Balie Swart on Scrumming

Posted by SCRRS Website Committee on September 30th, 2011

Original article published on

Mark Lawrence, retired from international refereeing but continuing other refereeing, as he eases his way more and more into coaching, training, helping referees in South Africa. He has written on scrumming, so often a bone of contention and so often seen as an area of conflict between referees and players.


Jonathan Kaplan refereeing Japan v Canada 2011 RWC

At the beginning of September, André Watson sent out some principles on scrumming. The purpose was not to use these points to “nail” you but to help you have a good day at scrums!

This was in consultation with Balie Swart, the scrumming expert who helps referees, but it seems that while the contents were noted, most of you don’t quite understand WHY we are applying them or WHAT we are trying to achieve, as a group.

Balie and I have spent hours discussing scrums and we want to clarify a few aspects of André and Balie’s’ principles

Principle: There is no such thing as ‘rewarding a dominant scrum’. Both teams are to scrum technically correctly and within the laws. (If a scrum is dominant then there is no reason for it to scrum illegally – or is the scrum dominant because it scrums illegally?)

Comment: A lot of you note, in game plans, “reward the stronger scrum”. This is a term the Kiwis like to use but it is causing some confusion amongst referees and is encouraging stronger teams to “cheat” in their dominance!

It is simple: encourage POSITIVE scrumming, and penalise NEGATIVE scrumming.

Food for thought: The 80/20 rule. The ball-feeding team wants a stable scrum, the defenders want to create an unstable scrum and SPOIL.

The law requires a STATIONARY scrum after engage. Be aware that teams like to use the term “hit and chase”. i.e. they scrum before the ball is fed.

Don’t tolerate it.

Food for thought : if the scrum is still and stable (stationary), you will have time to watch the scrum feed! And if you get a credible feed, the defending hooker will try and strike for the ball. The height of the scrum will also come up because the hookers are now hooking and not just putting their feet back to push!

In the definitions it states: “This creates a tunnel into which a scrum half throws the ball so that the front rows can compete for possession by HOOKING the ball with either of their feet”

Remember, the scrum must be still and steady just long enough to allow the scrumhalf to feed…. Literally 2 to 3 seconds!

Principle: Concentrate that the loosehead and the tighthead grip ON ENGAGE and that they keep it there for the duration of the scrum. See that the loosehead has the arm up (elbow) and that the tighthead binds over the top. Keep the tightheads away from the arm of the looseheads.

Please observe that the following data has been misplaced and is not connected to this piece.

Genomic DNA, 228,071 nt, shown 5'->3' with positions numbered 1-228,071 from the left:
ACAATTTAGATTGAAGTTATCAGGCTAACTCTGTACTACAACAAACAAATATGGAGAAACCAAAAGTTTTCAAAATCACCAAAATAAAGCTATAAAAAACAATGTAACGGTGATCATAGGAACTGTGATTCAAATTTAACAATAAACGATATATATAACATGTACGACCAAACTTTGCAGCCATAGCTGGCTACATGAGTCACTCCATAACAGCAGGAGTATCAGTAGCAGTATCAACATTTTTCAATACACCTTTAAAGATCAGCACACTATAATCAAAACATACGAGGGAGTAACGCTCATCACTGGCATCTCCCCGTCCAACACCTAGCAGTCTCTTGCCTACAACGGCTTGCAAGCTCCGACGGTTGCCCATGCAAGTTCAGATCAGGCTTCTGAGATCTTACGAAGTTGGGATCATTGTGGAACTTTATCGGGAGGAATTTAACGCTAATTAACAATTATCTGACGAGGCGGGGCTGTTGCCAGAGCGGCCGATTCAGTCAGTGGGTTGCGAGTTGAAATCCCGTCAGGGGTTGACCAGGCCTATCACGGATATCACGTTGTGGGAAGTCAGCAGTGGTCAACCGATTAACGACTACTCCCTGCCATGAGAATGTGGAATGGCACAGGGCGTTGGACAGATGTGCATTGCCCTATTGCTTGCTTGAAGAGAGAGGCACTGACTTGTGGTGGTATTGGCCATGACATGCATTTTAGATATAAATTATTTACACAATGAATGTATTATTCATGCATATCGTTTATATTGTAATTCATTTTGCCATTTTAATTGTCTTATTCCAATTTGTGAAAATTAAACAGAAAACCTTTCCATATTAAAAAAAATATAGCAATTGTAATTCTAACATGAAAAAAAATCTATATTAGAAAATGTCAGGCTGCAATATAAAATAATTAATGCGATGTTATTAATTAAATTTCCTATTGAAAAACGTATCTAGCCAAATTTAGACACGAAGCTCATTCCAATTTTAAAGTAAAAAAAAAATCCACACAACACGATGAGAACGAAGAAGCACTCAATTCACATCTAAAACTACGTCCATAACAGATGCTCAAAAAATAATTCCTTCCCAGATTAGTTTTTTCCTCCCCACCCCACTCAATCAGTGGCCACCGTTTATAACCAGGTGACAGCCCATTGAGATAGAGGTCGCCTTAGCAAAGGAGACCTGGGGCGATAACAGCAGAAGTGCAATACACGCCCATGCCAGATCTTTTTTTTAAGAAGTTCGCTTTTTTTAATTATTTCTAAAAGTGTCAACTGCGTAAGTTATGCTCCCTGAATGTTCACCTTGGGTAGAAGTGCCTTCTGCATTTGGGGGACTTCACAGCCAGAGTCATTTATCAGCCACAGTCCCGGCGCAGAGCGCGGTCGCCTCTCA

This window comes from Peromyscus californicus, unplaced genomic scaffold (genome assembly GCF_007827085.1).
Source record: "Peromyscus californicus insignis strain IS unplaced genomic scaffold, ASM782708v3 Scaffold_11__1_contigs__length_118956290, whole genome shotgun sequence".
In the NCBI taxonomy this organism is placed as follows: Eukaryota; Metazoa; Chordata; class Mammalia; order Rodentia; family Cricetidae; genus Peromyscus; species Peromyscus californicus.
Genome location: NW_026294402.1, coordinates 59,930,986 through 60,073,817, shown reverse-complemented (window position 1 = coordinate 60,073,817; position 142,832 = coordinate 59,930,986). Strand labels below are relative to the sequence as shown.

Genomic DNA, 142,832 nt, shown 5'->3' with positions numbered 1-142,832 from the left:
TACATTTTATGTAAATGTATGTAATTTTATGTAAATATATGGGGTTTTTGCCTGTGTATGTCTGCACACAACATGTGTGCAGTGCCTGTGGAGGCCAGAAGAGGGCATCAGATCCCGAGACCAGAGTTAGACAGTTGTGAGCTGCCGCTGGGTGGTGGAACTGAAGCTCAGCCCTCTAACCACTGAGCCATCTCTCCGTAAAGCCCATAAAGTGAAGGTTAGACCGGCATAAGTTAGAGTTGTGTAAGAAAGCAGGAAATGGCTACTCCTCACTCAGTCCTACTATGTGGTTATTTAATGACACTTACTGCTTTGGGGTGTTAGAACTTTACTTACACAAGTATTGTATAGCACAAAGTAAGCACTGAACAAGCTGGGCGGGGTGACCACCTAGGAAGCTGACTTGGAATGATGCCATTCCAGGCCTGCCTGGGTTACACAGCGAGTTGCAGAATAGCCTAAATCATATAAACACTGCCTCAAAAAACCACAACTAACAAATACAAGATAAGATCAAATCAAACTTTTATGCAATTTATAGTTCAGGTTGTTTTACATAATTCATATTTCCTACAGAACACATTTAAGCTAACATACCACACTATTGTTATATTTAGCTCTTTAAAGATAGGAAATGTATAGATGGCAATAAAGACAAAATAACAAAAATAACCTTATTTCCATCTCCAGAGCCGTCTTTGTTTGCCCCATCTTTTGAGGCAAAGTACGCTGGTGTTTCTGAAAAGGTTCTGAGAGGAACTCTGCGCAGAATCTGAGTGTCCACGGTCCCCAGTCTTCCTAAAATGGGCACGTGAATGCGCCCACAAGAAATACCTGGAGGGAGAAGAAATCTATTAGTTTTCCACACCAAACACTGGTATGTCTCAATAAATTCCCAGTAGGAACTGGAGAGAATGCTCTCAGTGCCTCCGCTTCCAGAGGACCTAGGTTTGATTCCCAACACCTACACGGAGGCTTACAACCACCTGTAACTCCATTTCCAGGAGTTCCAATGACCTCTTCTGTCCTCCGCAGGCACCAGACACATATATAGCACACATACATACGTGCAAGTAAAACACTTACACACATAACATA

Principle: Be vigilant on the looseheads that walk around the tightheads.

Comment: Please note that if the loosehead walks around the tighthead, the tighthead will have to break his bind and bring his arm to his chest to protect his ribs. The loosehead has to “leave” his hooker and you will note that the loosehead is “shearing off” and his spine is no longer “in line” . Penalize the CAUSE (loosehead) NOT the symptom (tighthead) .

Principle: Ensure that the set-up is correct – square, in line and everyone in the INTERLOCK position.

Comment: Why interlock? The loosehead wants to line up head to head with the tighthead, to get under his chest. This often causes him to “hinge” because he has to go lower than the tighthead to be underneath him. If you move the loosehead to join under the shoulder or arm pit of the tighthead, you won’t get “hinging”. Also his left arm must come across to his HEAD to bind on the tighthead. Guess what: The loosehead’s elbow will be up and won’t point down, as it would, if he was under the chest of the tighthead. Please try this using a friend or even your wife ….. and if his elbow is up, he is not “hanging” on the tighthead who may have to “turn in” and consequently will end up “falling into the tunnel”

Make sure the tighthead does not close down the space under his arm pit. His arm must be “up” and elbow pointing “out” so he can bind over the top of the loosehead and the loosehead can get under the arm pit.

Principle: Ensure that the hookers are BOTH on the mark and in fact each one slightly to the left of the mark (and stay there when you call crouch)

Principle: After the TOUCH call – ensure that both teams are stationary (No Movement). Reset here if things are not correct as opposed to calling engage as it WILL fail.

Principle: Once PAUSE has been called, please realise that you have to do everything you can to make it work as you cannot simply leave it to the players to get it right or…

Principle: Beware the slingshot by the eighthman as this contributes to early engagement.

Comment: The eighthman wants to “initiate” or “ignite” the engage so that the props “hit” is even more forceful! That force has to go somewhere … often down! Reduce the impact by making sure the eighthman has his head between the locks and is fully bound so that he is not looking at you! If he asks you to make your calls LOUDER, it is because he wants to initiate the hit on your pause call!!! Use you assistant referees here to make sure both eighthman’s are bound in the scrum properly, as per the law, or penalize them with a free kick for not forming the scrum properly. They are spoiling the scrums and you are allowing it!

Principle: NO TEAM is to beat the engage call.

Principle: 4 calls, 4 actions! ZERO TOLERANCE.

I trust this helps bring some clarity and PURPOSE to what we want to achieve as a group. Please call Balie or Mark at any time if you have questions or concerns.

Original article published on

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